"Wherever an altar is found, there civilization exists." - Joseph de Maistre
This weekend in our Summer School we encountered an essay on building an altar of our own. This idea isn't new to many of you, but stay with me - let's refresh it. The essay described the purpose of an altar this way:
"I like to think of altars as a three-dimensional expression of a collage. You will most likely find that you already have everything you need to create your altar. Choose items that are consistent with what you are intending to invoke in your life."
Again, "Choose items that are consistent with what you are intending to invoke in your life."
The topic of our weekend was Find Your Center, which I retitled as Create Your Center because I believe our center - our Self in the moments when we experience how steady and steadfast we can truly be in any setting - is always there, it just needs the right context to help it flourish.
First, we considered the things that trigger us, what knocks us OFF-center: poor sleep, unproductive food choices, the wrong company at the wrong moment, chaos in our personal space, financial worries, feeling hurried, unresolved conversations or conflicts etc. I'm sure you have a list of your own. Think for a moment, what last threw you off center?
From there it is easy to determine what nourishes our center and then get detailed and personal: good sleep (8 hours for me in a cool, dark room at a consistent time each day), good food (requires regular grocery schedule with a solid list prepared in advance so vegetables and snacks are in easy reach, time set aside each day to set my space to rights, a time each week to look over my schedule and be sure that what is vital is listed there and I feel accomplished as a result.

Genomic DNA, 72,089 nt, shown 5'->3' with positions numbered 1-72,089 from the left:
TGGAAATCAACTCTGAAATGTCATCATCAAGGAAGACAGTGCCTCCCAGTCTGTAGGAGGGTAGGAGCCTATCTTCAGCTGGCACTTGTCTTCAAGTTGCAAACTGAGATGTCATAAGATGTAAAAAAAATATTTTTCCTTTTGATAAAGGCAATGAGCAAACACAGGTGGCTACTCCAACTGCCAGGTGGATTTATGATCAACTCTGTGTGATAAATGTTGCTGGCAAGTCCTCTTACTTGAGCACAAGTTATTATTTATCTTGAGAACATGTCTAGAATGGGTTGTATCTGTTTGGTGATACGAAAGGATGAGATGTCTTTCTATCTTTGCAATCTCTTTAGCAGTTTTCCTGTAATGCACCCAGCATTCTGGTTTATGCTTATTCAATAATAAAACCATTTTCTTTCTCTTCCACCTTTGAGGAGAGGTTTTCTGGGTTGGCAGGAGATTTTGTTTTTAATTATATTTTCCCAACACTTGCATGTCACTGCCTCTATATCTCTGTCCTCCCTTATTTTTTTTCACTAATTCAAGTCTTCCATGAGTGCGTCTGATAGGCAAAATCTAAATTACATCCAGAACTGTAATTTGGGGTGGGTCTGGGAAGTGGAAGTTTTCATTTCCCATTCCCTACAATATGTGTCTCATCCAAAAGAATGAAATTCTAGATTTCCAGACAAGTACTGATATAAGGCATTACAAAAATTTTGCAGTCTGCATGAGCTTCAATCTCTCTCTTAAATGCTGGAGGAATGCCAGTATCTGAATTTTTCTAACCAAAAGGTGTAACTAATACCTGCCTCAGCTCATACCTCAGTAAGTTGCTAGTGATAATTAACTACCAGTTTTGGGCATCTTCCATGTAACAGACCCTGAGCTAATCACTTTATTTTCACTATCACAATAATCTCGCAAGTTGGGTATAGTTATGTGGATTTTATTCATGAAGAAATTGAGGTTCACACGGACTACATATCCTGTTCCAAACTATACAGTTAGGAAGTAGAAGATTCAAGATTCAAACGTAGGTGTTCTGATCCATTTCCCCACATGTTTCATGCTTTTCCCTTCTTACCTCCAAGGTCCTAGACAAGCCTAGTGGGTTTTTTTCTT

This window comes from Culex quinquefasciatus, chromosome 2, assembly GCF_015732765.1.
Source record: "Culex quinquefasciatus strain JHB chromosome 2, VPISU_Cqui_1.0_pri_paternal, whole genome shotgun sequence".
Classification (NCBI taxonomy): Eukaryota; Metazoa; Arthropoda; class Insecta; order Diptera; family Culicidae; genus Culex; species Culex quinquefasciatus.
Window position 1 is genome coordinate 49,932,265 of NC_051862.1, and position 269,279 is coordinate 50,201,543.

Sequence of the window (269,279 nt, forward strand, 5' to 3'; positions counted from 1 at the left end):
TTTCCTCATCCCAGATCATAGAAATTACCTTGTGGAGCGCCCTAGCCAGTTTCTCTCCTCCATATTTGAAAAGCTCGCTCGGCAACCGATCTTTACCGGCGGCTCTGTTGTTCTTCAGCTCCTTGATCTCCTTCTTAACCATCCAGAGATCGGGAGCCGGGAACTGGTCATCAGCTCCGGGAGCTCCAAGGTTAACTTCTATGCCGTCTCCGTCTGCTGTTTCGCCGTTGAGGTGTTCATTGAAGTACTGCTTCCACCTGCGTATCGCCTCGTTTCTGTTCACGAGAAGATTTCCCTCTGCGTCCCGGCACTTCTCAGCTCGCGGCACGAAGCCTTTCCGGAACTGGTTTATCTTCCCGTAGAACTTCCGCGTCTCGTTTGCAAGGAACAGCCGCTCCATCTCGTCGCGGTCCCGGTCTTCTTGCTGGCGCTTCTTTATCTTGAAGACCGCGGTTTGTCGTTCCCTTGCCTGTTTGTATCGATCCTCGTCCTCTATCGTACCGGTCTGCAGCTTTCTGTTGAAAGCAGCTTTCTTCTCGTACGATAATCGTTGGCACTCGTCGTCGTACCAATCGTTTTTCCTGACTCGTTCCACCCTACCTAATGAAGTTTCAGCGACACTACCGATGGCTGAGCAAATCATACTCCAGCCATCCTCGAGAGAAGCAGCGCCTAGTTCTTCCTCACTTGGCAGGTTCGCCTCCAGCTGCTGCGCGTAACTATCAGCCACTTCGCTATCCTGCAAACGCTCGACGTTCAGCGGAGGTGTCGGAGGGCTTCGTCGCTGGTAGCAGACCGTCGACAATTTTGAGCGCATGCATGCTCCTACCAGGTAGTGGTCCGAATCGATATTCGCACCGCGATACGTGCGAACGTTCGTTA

If, by doing these things we are coming into closer, more consistent contact with our own centered Selves, then these are divine actions.
Our true self, our Sat Nam, is our connection to the eternal; to the deep quiet where our own company makes great, healing sense. Every choice we make to order our lives and reconnect to our selves can then be perceived as an act of devotion.
Putting it together, what if we were to consider the altar of our refrigerator to nourish our day? Or the altar of our schedule to prioritize what's vital? Are these things invoking what you would call into yourself to feel more connected, more divine?
Ayurveda reminds us that true wellbeing establishes us in our Self. When our wellbeing suffers, we can repair ourselves - physically, emotionally, and spiritually - through what we EAT, what we THINK, and how we ACT. Consider the mundane tools you use to manage these aspects of your life: your pantry, your inbox or your playlist, your schedule, your bank statement. This is your means of divinity - in the very dailiness of everyday decisions.
The word pūjā comes from Sanskrit and means reverence, honour, homage, adoration, and worship. Puja is done to "spiritually celebrate an event." It is the state of mind we have when taking action that moves the mundane to the sacred, turning food and gestures into offerings. We can do this with each meal, as we unpack food from the market, as we fold the laundry, as we sit in traffic. In so doing, we can find being in our Center not to be an occasional occurrence, but an everyday inhabitance.
Remember to honour your altars. Any and all forms.
Much love and many thanks,